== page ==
dschiptsov 2 hours ago 0 replies      
Yeah, I also remember E16.. Seems like Rasterman was the first one who made icons, that represent the content of file, and those transparent window titles and other decorations. And pseudo-transparent ETerm. Now we have all that in Gnome, but back then it was a feeling of going into the right direction.

Nowadays it must be a great product, because it was made with vision, for themselves, re-implementing cleanly and consistently all the layers from the very foundation, with attention to every detail. These are landmarks of a remarkable opensource product.

Someday I will replace my Gnome.)

2
anigbrowl 2 hours ago 0 replies      
Rasterman is kinda rushing into this, no? Seems like just last millenium I was installing DR16.

I would love for it to catch on again, but I wonder if/how it can build an audience after such a long hiatus (notwithstanding EFL etc.).

3
abuzzooz 2 hours ago 0 replies      
At one point, my favorite desktop by far.
As it happens, a few weeks ago I decided to take E16 for a spin after many many years of neglect. It still felt great and snappy. I'll be trying this latest alpha for sure.
4
antihero 26 minutes ago 0 replies      
The design seems to feel like they were designed by someone with no aesthetic taste but has just made things they think will look bling. I'm sure that it does something very impressive, but I can't see why everyone raves about it.
5
zemanel 18 minutes ago 0 replies      
As a Gnome fan, i used E16 as a replacement for Metacity (i believe?) and it was great.

This one time at a former employer, my boss was touring a visitor around the office while i was flipping the windows just because and it got their attention for a 5m talk ("oh shiny what is that ?") :-)

6
CJefferson 1 hour ago 2 replies      
Does anyone have a good guide, or set of packages, to get this going in Ubuntu?

I have tried a couple of guides and packages already, so please only suggest something if you know it works, I know how to google!

7
aditya 1 hour ago 0 replies      
Would love to see screenshots if anyone got it built and running?
8
stock_toaster 2 hours ago 0 replies      
Oh man. I remember using e16 for a while way back in the day. The "water effect" desktop thing always turned heads.

aside: Interesting, but brief, interview with the project lead (Carsten "Rasterman" Haitzler): http://www.h-online.com/open/features/Seeking-Enlightenment-...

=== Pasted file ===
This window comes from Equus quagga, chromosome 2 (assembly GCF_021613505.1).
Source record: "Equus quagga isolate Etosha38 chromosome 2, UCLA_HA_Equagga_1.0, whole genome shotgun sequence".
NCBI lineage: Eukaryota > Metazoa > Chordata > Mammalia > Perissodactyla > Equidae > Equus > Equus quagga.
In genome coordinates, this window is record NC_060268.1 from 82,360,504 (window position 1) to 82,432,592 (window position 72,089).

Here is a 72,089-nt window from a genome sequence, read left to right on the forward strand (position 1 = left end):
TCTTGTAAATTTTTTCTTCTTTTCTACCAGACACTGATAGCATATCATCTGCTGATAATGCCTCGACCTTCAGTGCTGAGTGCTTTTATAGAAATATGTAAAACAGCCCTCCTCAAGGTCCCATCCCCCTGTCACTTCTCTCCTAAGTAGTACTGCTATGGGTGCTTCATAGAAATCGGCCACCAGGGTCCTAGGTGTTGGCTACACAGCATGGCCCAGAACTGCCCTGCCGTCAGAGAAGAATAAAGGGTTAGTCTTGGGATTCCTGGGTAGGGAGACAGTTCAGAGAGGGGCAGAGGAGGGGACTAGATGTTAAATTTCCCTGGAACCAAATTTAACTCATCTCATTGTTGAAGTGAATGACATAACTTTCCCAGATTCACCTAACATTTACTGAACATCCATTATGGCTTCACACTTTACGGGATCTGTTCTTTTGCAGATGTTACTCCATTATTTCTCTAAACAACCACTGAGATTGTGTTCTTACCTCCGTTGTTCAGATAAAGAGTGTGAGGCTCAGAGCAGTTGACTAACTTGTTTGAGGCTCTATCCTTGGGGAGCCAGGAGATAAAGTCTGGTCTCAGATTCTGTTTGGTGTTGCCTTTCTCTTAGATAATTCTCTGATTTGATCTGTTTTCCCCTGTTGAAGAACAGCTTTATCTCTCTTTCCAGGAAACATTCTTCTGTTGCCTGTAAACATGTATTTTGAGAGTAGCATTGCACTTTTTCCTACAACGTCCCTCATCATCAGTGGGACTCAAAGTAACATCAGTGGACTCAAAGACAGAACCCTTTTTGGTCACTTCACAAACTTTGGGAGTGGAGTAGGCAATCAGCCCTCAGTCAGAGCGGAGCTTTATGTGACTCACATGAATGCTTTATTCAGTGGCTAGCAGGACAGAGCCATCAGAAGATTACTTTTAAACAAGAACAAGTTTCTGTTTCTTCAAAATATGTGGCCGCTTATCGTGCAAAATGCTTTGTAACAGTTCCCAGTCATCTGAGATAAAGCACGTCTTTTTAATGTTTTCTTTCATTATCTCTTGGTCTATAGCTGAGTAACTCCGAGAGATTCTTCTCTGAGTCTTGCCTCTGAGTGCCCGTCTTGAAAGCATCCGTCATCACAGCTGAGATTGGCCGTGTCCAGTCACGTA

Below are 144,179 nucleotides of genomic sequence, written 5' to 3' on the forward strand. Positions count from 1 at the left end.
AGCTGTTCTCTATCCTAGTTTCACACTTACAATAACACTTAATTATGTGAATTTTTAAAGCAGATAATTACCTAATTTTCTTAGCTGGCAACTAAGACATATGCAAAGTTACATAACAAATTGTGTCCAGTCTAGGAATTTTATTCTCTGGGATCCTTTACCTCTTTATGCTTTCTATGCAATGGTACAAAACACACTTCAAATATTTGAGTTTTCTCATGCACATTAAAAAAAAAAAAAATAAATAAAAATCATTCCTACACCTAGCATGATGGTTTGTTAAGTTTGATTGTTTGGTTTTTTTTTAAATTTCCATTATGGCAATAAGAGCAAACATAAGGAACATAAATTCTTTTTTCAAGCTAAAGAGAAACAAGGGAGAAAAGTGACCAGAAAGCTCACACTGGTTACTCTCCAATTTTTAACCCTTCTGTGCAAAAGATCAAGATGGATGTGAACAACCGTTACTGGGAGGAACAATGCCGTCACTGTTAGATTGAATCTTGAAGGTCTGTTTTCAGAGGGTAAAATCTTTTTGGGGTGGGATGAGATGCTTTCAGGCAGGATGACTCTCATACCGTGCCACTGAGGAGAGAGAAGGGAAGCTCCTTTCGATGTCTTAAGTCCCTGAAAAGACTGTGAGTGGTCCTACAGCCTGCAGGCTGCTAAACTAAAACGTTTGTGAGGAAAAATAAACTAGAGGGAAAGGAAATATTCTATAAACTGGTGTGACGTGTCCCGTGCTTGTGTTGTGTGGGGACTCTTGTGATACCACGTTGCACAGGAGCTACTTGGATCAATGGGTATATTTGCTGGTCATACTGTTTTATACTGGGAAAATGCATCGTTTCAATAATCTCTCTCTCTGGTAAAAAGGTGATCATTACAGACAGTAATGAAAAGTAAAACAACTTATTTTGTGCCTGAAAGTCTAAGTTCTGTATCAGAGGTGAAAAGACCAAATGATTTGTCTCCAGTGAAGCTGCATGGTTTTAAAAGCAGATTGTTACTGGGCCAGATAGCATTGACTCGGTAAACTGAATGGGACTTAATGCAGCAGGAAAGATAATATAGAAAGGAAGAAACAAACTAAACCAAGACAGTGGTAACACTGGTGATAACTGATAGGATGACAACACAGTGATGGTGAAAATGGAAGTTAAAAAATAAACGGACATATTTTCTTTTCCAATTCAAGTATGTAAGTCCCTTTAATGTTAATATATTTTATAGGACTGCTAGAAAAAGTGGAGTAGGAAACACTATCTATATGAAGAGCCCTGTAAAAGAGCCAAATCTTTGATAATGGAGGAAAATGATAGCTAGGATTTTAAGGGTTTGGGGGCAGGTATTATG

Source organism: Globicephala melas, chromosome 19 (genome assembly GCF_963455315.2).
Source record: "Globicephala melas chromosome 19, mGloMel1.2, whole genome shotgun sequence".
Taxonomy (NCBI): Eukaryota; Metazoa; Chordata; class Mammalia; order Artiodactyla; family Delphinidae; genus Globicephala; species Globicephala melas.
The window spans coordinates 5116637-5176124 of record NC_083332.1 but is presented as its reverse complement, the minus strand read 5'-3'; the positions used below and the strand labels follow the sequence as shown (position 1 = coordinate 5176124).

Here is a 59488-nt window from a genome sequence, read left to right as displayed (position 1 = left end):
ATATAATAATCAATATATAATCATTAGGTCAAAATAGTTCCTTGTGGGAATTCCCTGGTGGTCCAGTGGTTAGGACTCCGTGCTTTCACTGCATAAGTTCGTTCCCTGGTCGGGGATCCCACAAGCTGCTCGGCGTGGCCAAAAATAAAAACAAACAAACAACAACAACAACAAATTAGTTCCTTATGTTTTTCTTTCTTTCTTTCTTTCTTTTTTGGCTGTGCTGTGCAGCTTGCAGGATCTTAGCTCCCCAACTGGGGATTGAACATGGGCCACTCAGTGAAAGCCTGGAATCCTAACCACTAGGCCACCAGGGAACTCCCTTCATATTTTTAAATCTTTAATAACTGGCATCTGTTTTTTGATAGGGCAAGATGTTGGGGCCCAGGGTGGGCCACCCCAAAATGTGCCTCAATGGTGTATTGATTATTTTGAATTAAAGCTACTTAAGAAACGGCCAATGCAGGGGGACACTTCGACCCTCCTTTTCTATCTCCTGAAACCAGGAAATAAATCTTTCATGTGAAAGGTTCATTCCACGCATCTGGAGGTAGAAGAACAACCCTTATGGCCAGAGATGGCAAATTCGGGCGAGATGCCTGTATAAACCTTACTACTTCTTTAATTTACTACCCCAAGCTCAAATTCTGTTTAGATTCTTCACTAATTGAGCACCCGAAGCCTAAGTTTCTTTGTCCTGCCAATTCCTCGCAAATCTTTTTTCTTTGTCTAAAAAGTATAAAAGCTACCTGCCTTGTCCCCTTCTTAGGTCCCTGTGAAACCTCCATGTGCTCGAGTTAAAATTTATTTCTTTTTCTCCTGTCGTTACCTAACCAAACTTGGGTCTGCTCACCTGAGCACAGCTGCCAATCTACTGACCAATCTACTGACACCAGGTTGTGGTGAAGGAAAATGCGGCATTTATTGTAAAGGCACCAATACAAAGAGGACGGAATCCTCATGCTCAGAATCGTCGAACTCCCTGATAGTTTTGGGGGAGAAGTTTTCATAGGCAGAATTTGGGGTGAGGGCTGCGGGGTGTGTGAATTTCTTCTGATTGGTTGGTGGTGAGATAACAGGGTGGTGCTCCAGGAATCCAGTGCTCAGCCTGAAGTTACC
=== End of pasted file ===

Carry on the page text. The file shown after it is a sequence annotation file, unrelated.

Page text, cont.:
9
urza 56 minutes ago 0 replies      
What are the key features? Why should I wanna try use it? Where is it better then other window managers? I cant find these information on the website. Just that it is "lean, fast, modular and very extensible window manager" which tells me nothing. I see that it is also for Mac and Windows. What does it have that these OSes dont have? What would be the benefint of using E17 ond windows 7?
10
jejones3141 28 minutes ago 0 replies      
e17 has been pretty darned useful and, from my user's viewpoint, stable for pre-alpha software... and the anti-user, customization is evil attitude of the GNOME 3 developers has pushed me to switch to e17. I seriously recommend Bodhi Linux.
11
syassami 2 hours ago 1 reply      
I never understood the allure of enlightenment, I always thought XFCE, Fluxbox/blackbox/openbox was a much more aesthetic minimal de. Everytime I saw an enlightenment desktop I thought I was being sent back in the past
12
DrinkWater 1 hour ago 0 replies      
i still remember me hacking through all the configuration files of E16, yeeeeears ago.

If i hadn't shifted from Linux to MacOSX, it would probably still be my window manager of choice.

But boy, this e17 thing is taking a ridiculous long time!

13
leadholder 1 hour ago 0 replies      
I took E16, newly installed on my laptop, to a work presentation once. I was really excited to turn the thing on and see everyone's eyes bug out. But I plugged the projector in and it turned out there was some strange compatibility problem. One step forward, two back.
3
The Best dcurt.is
313 points by jordanbrown  12 hours ago   239 comments top 66
1
mapgrep 12 hours ago 32 replies      
This is empty madness. It is, very literally, a celebration of total materialism.

What is ultimately important in life are people -- messy, filthy, bacteria-and-disease-laden, imperfect, emotional, sweating shitting cursing crying screaming laughing farting people and the connections we build to them.

This celebration of spending insane amounts of time choosing the perfect flatware or the perfect wallet is sick. Steve Jobs spent eight years discussing furniture with his family before buying a sofa etc (http://www.newyorker.com/reporting/2011/11/14/111114fa_fact_...). I will never do that, and I will never have flatware as nice as Dustin Curtis', and I will never have sound as good as an obsessive audiophile, or the perfect car.

I won't even write a particularly convincing Hacker News comment on this very topic. I've got to go. Life is too short for this shit.

2
onan_barbarian 10 hours ago 1 reply      
It's almost beyond parody: "when you have trust in everything you own, you don't have to worry about anything. It's liberating and an amazing feeling. My life was markedly better because of it."

Right, because sane people would otherwise spend a lot of time sitting around worrying about their stuff.

It reminds me of a Louie CK routine: